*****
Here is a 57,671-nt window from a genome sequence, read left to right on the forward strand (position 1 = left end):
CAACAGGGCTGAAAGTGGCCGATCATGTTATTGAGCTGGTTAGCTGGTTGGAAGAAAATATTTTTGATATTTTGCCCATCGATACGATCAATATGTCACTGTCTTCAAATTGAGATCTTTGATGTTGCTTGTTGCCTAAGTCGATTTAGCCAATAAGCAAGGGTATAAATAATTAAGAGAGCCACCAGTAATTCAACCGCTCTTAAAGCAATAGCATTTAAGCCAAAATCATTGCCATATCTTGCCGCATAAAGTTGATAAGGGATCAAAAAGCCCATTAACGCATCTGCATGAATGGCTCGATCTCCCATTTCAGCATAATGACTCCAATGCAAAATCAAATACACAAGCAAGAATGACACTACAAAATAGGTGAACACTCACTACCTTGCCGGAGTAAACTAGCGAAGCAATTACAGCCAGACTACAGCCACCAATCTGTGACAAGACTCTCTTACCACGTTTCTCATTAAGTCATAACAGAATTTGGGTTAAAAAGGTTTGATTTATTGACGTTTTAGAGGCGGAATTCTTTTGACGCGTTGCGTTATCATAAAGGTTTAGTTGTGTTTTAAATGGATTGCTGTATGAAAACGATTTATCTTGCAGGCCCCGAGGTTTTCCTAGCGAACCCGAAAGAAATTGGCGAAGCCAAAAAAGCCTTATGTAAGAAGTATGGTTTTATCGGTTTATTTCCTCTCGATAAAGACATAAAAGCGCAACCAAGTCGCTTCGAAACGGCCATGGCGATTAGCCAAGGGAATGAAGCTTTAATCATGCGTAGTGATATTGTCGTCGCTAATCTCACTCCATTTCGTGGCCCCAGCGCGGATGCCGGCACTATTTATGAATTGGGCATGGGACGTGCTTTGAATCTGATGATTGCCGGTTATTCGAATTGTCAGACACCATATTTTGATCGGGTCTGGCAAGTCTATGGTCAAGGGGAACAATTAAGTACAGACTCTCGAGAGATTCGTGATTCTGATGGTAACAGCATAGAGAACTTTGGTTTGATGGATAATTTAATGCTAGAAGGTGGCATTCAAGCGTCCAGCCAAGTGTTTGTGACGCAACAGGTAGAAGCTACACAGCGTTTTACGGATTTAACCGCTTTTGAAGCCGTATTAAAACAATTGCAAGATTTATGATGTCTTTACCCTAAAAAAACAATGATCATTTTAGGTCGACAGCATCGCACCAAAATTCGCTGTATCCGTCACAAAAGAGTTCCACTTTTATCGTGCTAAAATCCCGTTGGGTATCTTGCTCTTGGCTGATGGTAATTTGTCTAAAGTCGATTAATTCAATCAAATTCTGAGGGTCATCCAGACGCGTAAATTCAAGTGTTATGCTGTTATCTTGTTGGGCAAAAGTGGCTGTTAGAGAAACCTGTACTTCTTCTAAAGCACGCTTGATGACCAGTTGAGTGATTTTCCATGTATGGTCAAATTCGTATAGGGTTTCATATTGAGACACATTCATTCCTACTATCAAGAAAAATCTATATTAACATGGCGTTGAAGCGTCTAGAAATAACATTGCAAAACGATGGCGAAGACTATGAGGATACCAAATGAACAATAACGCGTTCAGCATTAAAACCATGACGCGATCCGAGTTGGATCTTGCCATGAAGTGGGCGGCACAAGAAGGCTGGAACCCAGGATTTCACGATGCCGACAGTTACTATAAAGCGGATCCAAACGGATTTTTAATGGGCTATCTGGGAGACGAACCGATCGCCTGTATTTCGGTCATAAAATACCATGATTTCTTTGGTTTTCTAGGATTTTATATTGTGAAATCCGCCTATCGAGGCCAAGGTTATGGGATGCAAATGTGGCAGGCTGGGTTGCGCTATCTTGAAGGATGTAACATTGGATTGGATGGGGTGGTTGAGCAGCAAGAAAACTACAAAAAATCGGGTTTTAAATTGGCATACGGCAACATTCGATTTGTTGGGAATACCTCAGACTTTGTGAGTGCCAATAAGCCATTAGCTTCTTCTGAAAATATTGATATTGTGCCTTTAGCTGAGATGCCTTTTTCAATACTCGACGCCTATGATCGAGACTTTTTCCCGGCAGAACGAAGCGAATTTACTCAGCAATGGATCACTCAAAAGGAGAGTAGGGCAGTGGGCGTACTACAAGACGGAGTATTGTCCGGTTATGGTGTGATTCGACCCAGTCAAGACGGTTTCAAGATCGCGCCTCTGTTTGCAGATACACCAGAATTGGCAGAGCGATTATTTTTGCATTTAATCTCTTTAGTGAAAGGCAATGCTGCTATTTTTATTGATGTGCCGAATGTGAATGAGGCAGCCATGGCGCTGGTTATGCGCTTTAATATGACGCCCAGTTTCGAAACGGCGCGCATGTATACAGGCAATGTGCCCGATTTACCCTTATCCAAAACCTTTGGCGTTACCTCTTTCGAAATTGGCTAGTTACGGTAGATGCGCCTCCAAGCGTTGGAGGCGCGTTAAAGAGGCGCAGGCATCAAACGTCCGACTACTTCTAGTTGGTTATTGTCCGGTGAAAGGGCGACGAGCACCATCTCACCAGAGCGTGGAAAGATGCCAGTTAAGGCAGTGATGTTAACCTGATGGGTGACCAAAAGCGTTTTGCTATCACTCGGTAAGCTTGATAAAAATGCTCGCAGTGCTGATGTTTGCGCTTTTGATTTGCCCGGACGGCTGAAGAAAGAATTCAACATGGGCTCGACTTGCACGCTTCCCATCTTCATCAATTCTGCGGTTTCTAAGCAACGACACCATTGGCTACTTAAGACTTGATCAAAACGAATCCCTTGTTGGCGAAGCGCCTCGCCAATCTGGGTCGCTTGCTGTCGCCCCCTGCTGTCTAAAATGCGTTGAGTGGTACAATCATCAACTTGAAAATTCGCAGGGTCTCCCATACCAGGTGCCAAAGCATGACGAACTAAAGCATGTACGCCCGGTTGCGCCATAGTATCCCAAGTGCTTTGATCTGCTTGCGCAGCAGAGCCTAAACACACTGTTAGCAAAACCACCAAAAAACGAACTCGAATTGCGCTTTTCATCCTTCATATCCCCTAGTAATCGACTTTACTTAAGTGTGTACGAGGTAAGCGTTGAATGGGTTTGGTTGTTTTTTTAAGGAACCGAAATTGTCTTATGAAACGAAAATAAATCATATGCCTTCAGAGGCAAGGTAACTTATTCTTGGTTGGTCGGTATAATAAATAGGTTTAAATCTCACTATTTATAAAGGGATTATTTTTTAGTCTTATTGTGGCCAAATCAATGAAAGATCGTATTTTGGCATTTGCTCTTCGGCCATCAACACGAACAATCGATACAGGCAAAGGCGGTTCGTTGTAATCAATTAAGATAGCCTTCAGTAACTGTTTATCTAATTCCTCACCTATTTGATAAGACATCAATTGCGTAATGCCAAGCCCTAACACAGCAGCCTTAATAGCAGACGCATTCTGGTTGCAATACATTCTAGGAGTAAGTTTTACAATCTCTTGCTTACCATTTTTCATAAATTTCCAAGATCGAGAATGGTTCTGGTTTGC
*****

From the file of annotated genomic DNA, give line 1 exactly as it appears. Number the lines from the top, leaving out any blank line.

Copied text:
Here is a 57,671-nt window from a genome sequence, read left to right on the forward strand (position 1 = left end):